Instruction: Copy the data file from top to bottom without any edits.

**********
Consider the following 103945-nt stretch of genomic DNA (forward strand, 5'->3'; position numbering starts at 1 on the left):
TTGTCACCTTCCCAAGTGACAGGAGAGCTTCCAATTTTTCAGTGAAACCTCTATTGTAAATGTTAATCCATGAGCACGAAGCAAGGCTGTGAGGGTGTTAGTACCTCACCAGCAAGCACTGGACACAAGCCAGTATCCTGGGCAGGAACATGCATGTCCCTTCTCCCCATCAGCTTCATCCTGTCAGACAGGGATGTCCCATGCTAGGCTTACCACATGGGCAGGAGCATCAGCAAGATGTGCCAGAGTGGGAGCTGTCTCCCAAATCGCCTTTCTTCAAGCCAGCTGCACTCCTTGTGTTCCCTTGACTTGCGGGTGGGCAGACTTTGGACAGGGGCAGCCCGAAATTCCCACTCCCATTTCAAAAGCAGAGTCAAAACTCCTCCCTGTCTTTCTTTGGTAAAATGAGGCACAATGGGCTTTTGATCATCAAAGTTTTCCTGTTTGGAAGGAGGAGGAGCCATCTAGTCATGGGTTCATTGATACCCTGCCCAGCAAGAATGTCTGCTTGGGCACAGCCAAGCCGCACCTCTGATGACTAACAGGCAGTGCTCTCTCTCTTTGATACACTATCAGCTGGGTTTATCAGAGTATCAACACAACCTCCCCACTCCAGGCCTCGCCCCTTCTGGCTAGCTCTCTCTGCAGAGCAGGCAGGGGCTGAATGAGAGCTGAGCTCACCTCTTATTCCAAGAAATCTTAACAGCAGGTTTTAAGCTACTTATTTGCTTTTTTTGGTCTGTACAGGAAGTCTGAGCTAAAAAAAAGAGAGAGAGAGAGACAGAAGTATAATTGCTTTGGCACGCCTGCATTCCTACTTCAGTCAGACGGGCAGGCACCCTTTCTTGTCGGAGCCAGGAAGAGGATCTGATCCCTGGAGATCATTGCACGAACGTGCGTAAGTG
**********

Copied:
Consider the following 103945-nt stretch of genomic DNA (forward strand, 5'->3'; position numbering starts at 1 on the left):
TTGTCACCTTCCCAAGTGACAGGAGAGCTTCCAATTTTTCAGTGAAACCTCTATTGTAAATGTTAATCCATGAGCACGAAGCAAGGCTGTGAGGGTGTTAGTACCTCACCAGCAAGCACTGGACACAAGCCAGTATCCTGGGCAGGAACATGCATGTCCCTTCTCCCCATCAGCTTCATCCTGTCAGACAGGGATGTCCCATGCTAGGCTTACCACATGGGCAGGAGCATCAGCAAGATGTGCCAGAGTGGGAGCTGTCTCCCAAATCGCCTTTCTTCAAGCCAGCTGCACTCCTTGTGTTCCCTTGACTTGCGGGTGGGCAGACTTTGGACAGGGGCAGCCCGAAATTCCCACTCCCATTTCAAAAGCAGAGTCAAAACTCCTCCCTGTCTTTCTTTGGTAAAATGAGGCACAATGGGCTTTTGATCATCAAAGTTTTCCTGTTTGGAAGGAGGAGGAGCCATCTAGTCATGGGTTCATTGATACCCTGCCCAGCAAGAATGTCTGCTTGGGCACAGCCAAGCCGCACCTCTGATGACTAACAGGCAGTGCTCTCTCTCTTTGATACACTATCAGCTGGGTTTATCAGAGTATCAACACAACCTCCCCACTCCAGGCCTCGCCCCTTCTGGCTAGCTCTCTCTGCAGAGCAGGCAGGGGCTGAATGAGAGCTGAGCTCACCTCTTATTCCAAGAAATCTTAACAGCAGGTTTTAAGCTACTTATTTGCTTTTTTTGGTCTGTACAGGAAGTCTGAGCTAAAAAAAAGAGAGAGAGAGAGACAGAAGTATAATTGCTTTGGCACGCCTGCATTCCTACTTCAGTCAGACGGGCAGGCACCCTTTCTTGTCGGAGCCAGGAAGAGGATCTGATCCCTGGAGATCATTGCACGAACGTGCGTAAGTG